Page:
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    Second on that. Both breeders of our two cats would not give them before 14 weeks, and that is right. They are excellent cats without any of the problems or bad habits I hear other cat owners complain about. Those socializing weeks with the mother are absolutely essential. – Tom Jun 10 '18 at 5:50
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The fact that Old Cat is friendly with the Schitzu means that there's good hope that he will tolerate the Kitten. Start by bringing things that smell like the kitten into the old cat's space, like towels and bedding. Later, when the kitten is old enough to be separated from the mother/family, bring the kitten into your space in a locked carrier, so that Old Cat can get all of the sniffing and hissing out of the way. That's normal. Keep the kitten physically safe and make lots of friendly noises, and the Old Cat will start to acclimate.

Beware : The Old Cat will teach the kitten. You will have two murder cats. This is normal cat behavior. If it distresses you, don't get the kitten.

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    +1. This. Mr.J, Don't worry about old-cat mistaking new-cat for a rat or any other prey. Worry about having two of these murderhobos. – Beanluc Jun 7 '18 at 18:44
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    I see cats more as "In house pests assassins", as hobo's tend to be migratory... – Flummox Jun 8 '18 at 8:23
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Cats view other cats differently than they view prey animals. While cats aren't the socialization machines that humans are, cats, like humans, form social groups and bond with other cats. Also like humans, sometimes cats just hate each other and there's nothing you can do.

Aside from the above advice of "wait till the kitten is old enough to ethically re-home it", you should be willing to give it a whirl and see how things play out. Your cat might be a complete love to other cats. Your cat also might be an anti-social jackass. The best you can do to determine this is introduce the cats to each other in a supervised and gradual fashion. There are lots of guides online, but essentially you want to introduce their smells to each other, then sight/sound of each other, then physical access to each other. Don't move to once stage until the cats no longer care about the previous stage - that is, if they're giving each other the Hard Stare through a fence, don't let them physically access each other, they'll get stressed out and just hiss at each other.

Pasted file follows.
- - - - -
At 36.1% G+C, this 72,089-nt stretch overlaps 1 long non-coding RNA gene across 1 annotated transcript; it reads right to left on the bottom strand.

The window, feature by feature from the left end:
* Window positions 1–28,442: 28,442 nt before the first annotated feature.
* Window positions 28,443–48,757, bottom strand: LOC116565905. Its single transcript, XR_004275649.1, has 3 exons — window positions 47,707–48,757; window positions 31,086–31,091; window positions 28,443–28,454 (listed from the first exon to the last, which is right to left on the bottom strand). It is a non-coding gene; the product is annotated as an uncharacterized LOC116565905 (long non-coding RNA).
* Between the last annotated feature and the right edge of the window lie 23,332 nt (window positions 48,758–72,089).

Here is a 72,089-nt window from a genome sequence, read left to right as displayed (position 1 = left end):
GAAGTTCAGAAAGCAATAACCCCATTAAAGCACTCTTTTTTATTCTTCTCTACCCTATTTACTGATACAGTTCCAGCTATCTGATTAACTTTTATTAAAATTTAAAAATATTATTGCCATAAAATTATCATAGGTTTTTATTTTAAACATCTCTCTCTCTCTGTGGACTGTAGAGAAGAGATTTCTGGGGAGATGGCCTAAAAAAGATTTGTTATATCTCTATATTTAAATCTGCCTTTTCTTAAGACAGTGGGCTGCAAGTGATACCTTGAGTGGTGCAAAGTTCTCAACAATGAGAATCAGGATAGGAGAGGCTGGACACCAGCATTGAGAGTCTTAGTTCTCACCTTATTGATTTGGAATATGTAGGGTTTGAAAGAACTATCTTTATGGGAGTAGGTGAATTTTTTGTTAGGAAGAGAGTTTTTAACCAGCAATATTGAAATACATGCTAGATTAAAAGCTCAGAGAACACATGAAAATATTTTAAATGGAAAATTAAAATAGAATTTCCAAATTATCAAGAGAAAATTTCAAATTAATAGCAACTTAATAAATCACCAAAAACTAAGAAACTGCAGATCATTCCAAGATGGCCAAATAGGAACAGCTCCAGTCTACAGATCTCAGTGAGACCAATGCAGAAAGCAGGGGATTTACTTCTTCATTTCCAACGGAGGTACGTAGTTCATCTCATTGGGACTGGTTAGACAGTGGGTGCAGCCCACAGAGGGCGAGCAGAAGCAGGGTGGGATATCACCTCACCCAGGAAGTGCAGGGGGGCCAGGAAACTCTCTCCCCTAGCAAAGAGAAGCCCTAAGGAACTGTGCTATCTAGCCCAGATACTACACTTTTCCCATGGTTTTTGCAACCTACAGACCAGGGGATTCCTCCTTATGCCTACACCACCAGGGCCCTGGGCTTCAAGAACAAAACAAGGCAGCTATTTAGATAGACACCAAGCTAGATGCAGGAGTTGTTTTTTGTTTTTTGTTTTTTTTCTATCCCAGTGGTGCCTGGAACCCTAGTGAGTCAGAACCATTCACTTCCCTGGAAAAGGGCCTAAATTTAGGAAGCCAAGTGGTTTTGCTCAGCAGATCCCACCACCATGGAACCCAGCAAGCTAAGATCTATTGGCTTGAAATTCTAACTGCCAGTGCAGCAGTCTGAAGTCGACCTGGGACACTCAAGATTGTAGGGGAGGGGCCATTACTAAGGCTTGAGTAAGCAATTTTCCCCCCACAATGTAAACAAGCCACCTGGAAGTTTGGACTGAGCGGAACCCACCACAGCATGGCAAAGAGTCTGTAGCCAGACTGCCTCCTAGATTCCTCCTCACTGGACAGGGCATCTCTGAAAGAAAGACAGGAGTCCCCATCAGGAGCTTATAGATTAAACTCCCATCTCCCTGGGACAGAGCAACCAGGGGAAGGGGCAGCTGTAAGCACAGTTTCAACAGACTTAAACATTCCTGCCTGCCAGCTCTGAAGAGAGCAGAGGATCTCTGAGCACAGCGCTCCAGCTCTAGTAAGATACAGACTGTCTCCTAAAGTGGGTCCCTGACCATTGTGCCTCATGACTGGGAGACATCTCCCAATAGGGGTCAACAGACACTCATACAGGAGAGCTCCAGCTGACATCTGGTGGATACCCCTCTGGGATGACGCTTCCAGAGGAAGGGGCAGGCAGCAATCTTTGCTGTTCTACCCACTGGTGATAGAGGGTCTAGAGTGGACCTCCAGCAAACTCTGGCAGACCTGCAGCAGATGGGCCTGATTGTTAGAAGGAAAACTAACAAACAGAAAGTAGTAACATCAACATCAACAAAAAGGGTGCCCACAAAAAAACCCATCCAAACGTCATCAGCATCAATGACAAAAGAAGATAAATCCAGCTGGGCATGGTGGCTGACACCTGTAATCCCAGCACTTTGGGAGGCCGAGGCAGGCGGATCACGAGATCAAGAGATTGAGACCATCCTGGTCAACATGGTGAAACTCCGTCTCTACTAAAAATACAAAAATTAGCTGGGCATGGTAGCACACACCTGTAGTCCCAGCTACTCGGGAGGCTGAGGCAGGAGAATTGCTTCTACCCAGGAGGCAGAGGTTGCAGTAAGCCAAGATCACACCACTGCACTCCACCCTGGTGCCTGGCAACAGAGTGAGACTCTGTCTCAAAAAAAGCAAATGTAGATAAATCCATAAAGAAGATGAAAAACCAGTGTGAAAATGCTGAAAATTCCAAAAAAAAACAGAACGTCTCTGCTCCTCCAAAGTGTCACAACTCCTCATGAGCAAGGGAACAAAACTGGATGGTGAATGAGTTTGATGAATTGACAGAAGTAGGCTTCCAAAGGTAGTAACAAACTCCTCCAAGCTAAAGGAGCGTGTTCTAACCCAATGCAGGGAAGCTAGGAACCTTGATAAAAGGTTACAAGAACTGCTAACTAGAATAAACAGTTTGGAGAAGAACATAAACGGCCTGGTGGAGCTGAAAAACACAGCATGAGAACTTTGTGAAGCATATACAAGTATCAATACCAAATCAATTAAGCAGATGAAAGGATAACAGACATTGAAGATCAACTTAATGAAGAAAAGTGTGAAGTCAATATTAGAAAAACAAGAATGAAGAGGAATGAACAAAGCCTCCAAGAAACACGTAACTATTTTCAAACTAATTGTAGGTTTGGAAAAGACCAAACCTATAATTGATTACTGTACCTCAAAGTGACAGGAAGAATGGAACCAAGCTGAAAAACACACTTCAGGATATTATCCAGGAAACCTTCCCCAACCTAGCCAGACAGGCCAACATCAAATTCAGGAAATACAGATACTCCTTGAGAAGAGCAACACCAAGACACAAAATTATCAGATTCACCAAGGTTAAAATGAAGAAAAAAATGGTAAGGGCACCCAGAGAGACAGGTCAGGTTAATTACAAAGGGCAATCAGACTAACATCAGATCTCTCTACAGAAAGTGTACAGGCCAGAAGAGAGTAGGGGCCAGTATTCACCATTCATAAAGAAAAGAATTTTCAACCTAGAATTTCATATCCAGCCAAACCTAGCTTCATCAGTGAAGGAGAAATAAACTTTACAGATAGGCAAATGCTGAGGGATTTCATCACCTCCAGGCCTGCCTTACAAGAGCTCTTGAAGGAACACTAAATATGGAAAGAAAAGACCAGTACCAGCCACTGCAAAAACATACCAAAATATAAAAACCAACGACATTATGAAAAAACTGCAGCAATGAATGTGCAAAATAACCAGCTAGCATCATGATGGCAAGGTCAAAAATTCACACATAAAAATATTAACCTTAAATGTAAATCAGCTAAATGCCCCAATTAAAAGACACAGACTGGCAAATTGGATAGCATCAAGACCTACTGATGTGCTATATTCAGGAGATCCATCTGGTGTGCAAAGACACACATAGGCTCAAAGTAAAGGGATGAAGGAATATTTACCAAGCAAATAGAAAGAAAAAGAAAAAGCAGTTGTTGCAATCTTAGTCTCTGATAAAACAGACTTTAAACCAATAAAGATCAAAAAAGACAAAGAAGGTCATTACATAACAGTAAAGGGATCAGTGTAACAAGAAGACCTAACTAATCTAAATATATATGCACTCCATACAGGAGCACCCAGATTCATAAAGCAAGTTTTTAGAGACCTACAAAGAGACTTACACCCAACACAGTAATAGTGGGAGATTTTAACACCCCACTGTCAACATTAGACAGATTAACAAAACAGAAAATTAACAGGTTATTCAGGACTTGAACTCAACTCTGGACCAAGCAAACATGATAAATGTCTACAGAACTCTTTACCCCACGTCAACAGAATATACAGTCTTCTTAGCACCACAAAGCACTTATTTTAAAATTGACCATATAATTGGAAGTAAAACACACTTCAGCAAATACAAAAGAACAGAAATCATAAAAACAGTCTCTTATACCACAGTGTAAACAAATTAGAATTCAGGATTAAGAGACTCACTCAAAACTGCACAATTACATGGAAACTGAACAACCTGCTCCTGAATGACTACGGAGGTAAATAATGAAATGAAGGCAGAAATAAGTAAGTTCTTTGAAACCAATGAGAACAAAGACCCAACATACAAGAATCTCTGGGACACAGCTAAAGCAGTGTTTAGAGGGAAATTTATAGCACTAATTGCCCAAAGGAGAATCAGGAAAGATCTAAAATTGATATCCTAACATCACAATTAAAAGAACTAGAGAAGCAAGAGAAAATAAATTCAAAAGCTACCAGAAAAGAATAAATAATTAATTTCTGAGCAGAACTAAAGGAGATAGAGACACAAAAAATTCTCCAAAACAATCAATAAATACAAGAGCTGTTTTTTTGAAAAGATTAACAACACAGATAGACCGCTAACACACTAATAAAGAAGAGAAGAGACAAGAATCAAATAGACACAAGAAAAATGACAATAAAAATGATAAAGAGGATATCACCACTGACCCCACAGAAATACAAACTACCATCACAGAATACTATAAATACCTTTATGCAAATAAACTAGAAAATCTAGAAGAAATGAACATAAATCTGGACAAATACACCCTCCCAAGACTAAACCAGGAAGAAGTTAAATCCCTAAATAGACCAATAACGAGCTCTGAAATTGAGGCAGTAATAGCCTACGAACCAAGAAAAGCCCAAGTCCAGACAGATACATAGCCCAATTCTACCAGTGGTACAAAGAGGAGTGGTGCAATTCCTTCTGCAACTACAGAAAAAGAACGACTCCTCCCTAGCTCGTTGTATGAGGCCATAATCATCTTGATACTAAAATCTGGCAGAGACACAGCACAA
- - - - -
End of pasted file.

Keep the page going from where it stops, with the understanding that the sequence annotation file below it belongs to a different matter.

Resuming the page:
As an aside, all five of my cats will routinely leave murdered mice around my house - sometimes intact from a blow to the back of the neck, sometimes a literal pile of gore. (Somehow I've managed to not step in those yet...) They are all various degrees of social but I can occasionally find all of them snuggling with each other on cold days, despite them being murderhobos to anything small and not-feline.

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It might sound awful but your cat does what his instincts tell him.

A rat is a dangerous creature. It's smart and can bite quite severely. Attacking it from behind, weakening it, and making it almost die from blood loss is a safe approach for a cat.

A bird is also a dangerous creature. It has claws and a hard beak that can do a lot of harm. It can fly (or at least try to). Again, weakening it is the strategy to use.

We are against such approaches but these are natural mechanisms. Also, a cat's instincts work regardless if it is hungry or satiated. A satiated cat can actually be more deadly since it has sufficient energy to hunt efficiently.

This doesn't mean that a cat will treat other cats as prey. That's not what cats do so other instincts should be at work here. The kitten will act as a cat does (especially if it is grown enough) so the two will be able to communicate in the same "language".

Anyway your cat might want to show the kitten its place in the herd so the introduction of a cat at home should be gradual. Start with scents. Then your two cats should be physically separated (but hear, smell and preferably see each other). A large cage for the kitten is a good idea. It can stay in such case for weeks without much harm. Socialise the cats with each other only when you have full control over the situation (and do not overestimate your capabilities - cats are extremely agile and smart too so they can fool you). When the older cat no longer poses a threat to the kitten you might start leaving them alone (again, at first just mock it and monitor situation), then gradually leave them together more and more unattended.